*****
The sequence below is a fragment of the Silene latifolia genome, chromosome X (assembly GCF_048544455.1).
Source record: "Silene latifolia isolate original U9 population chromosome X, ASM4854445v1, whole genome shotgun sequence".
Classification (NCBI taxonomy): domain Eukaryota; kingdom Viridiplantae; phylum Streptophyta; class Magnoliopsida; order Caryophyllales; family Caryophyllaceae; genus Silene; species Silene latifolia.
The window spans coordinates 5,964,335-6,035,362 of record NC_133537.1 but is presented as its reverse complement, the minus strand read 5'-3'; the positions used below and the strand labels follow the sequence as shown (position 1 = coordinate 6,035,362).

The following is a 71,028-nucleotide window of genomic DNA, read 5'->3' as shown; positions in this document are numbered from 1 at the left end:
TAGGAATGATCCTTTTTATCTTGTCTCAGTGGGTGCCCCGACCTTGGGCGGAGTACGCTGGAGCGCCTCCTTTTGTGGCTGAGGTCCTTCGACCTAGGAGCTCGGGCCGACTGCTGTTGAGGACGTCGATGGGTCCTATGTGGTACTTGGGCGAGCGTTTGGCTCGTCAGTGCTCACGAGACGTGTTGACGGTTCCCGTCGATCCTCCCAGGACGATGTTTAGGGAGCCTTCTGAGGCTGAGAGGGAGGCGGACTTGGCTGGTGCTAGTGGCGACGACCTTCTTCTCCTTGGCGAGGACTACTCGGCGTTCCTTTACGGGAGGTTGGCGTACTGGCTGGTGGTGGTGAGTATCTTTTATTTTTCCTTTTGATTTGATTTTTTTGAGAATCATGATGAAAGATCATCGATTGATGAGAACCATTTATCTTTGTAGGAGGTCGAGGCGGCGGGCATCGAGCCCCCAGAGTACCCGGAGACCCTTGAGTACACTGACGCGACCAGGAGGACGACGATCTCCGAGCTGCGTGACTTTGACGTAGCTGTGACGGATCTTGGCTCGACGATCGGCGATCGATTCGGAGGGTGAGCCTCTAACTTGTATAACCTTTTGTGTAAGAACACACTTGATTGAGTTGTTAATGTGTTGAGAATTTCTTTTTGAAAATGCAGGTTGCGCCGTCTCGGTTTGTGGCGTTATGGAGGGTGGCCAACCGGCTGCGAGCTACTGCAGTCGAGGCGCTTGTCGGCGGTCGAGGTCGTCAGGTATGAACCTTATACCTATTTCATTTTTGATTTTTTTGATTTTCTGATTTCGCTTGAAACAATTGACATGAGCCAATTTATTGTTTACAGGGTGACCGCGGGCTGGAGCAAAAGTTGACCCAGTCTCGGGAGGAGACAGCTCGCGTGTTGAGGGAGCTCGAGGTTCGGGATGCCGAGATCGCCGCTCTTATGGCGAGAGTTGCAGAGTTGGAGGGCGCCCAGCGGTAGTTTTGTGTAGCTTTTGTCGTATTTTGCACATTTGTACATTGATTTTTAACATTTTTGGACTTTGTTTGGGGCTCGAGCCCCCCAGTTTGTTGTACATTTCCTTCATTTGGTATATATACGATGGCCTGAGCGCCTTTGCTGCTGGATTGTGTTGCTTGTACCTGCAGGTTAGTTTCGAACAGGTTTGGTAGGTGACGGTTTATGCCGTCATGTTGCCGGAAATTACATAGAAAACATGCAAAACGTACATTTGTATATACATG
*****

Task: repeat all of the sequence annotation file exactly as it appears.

The sequence below is a fragment of the Silene latifolia genome, chromosome X (assembly GCF_048544455.1).
Source record: "Silene latifolia isolate original U9 population chromosome X, ASM4854445v1, whole genome shotgun sequence".
Classification (NCBI taxonomy): domain Eukaryota; kingdom Viridiplantae; phylum Streptophyta; class Magnoliopsida; order Caryophyllales; family Caryophyllaceae; genus Silene; species Silene latifolia.
The window spans coordinates 5,964,335-6,035,362 of record NC_133537.1 but is presented as its reverse complement, the minus strand read 5'-3'; the positions used below and the strand labels follow the sequence as shown (position 1 = coordinate 6,035,362).

The following is a 71,028-nucleotide window of genomic DNA, read 5'->3' as shown; positions in this document are numbered from 1 at the left end:
TAGGAATGATCCTTTTTATCTTGTCTCAGTGGGTGCCCCGACCTTGGGCGGAGTACGCTGGAGCGCCTCCTTTTGTGGCTGAGGTCCTTCGACCTAGGAGCTCGGGCCGACTGCTGTTGAGGACGTCGATGGGTCCTATGTGGTACTTGGGCGAGCGTTTGGCTCGTCAGTGCTCACGAGACGTGTTGACGGTTCCCGTCGATCCTCCCAGGACGATGTTTAGGGAGCCTTCTGAGGCTGAGAGGGAGGCGGACTTGGCTGGTGCTAGTGGCGACGACCTTCTTCTCCTTGGCGAGGACTACTCGGCGTTCCTTTACGGGAGGTTGGCGTACTGGCTGGTGGTGGTGAGTATCTTTTATTTTTCCTTTTGATTTGATTTTTTTGAGAATCATGATGAAAGATCATCGATTGATGAGAACCATTTATCTTTGTAGGAGGTCGAGGCGGCGGGCATCGAGCCCCCAGAGTACCCGGAGACCCTTGAGTACACTGACGCGACCAGGAGGACGACGATCTCCGAGCTGCGTGACTTTGACGTAGCTGTGACGGATCTTGGCTCGACGATCGGCGATCGATTCGGAGGGTGAGCCTCTAACTTGTATAACCTTTTGTGTAAGAACACACTTGATTGAGTTGTTAATGTGTTGAGAATTTCTTTTTGAAAATGCAGGTTGCGCCGTCTCGGTTTGTGGCGTTATGGAGGGTGGCCAACCGGCTGCGAGCTACTGCAGTCGAGGCGCTTGTCGGCGGTCGAGGTCGTCAGGTATGAACCTTATACCTATTTCATTTTTGATTTTTTTGATTTTCTGATTTCGCTTGAAACAATTGACATGAGCCAATTTATTGTTTACAGGGTGACCGCGGGCTGGAGCAAAAGTTGACCCAGTCTCGGGAGGAGACAGCTCGCGTGTTGAGGGAGCTCGAGGTTCGGGATGCCGAGATCGCCGCTCTTATGGCGAGAGTTGCAGAGTTGGAGGGCGCCCAGCGGTAGTTTTGTGTAGCTTTTGTCGTATTTTGCACATTTGTACATTGATTTTTAACATTTTTGGACTTTGTTTGGGGCTCGAGCCCCCCAGTTTGTTGTACATTTCCTTCATTTGGTATATATACGATGGCCTGAGCGCCTTTGCTGCTGGATTGTGTTGCTTGTACCTGCAGGTTAGTTTCGAACAGGTTTGGTAGGTGACGGTTTATGCCGTCATGTTGCCGGAAATTACATAGAAAACATGCAAAACGTACATTTGTATATACATG